Lithium batteries catch fire if the anode and cathode materials contact each other. What causes short-circuit leading to anode-cathode contact?
Battery Failure Modes Leading to Fire
Here are a couple of battery failure modes that may lead to high temperatures and may result in a battery fire.
- Manufacturing defect: Manufacturing defects can result in a “hole” in the separating membrane leading to a short-circuit. Metal particle impurities in the polymer matrix can also contribute to excessive heat generation. A good quality control (QC) program at the battery manufacturing plant will ensure absence of defects. A quality check on the separator technology is critical for preventing leaks and therefore, techniques used to verify the consistency of the electrolyte separator are critical to prevent a short-circuit.
- Progressive wear: As a result of charging-discharging, a lithium battery can form dendrites. Dendrites are finger-like protrusions formed by accumulation of lithium metal. Over a period of time these dendrites can grow to touch the other electrode resulting in a short-circuit, heat generation, and a fire. More commonly in lithium batteries is formation of small dendrites leading to localized hot-spots and a reduction in cycling efficiency of the battery but not a fire.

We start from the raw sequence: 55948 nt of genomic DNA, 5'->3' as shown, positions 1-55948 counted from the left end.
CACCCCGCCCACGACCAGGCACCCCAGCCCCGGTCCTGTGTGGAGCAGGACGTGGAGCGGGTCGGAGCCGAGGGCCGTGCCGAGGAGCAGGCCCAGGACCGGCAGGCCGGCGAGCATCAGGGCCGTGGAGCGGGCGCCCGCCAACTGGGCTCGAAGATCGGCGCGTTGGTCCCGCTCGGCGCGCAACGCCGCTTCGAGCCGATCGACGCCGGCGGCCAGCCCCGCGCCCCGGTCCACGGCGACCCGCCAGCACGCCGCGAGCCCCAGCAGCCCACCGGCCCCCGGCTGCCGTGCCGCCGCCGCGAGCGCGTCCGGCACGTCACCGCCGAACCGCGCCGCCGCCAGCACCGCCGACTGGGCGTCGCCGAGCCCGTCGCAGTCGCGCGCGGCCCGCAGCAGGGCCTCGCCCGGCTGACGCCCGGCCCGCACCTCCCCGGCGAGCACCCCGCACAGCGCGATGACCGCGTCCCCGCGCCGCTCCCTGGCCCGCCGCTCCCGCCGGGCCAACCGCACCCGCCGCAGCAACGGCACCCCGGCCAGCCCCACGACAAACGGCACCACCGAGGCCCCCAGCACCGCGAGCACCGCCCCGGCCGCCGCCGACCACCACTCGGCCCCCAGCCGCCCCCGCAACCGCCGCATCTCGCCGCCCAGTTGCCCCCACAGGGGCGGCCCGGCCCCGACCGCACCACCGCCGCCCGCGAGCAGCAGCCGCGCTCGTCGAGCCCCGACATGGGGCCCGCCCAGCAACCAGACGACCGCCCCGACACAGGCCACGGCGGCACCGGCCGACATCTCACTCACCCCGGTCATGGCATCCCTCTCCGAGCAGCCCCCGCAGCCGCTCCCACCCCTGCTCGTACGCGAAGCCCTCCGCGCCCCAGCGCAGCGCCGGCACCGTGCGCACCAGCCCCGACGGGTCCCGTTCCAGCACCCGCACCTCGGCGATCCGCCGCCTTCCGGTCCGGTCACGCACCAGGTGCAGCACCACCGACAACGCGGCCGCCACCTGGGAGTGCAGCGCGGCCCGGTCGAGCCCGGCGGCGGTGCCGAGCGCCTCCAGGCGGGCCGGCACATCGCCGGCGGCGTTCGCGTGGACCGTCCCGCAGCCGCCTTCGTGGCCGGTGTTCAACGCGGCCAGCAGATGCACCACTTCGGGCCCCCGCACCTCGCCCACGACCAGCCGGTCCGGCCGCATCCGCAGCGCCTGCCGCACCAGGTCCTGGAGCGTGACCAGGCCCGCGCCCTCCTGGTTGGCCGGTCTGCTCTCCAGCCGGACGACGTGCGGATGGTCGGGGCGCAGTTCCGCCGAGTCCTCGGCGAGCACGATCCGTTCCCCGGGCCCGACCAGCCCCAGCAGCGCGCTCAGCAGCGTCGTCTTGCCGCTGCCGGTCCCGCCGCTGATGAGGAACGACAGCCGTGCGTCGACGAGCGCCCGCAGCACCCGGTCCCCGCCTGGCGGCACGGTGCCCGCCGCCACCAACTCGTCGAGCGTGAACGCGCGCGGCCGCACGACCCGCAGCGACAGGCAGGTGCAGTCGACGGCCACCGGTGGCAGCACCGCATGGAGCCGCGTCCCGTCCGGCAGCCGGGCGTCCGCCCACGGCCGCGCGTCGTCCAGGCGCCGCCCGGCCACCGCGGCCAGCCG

A Failure Modes and Effects Analysis (FMEA) of the battery manufacturing process will help identify the systems in place to identify and eliminate manufacturing defects. For example, a FMEA will identify the failure modes that will lead to battery fires and efficiency of existing system in detecting these failure modes.
In order to minimize fire occurrences, the recommendations from FMEA must be carefully integrated into the quality control (QC)program during manufacturing.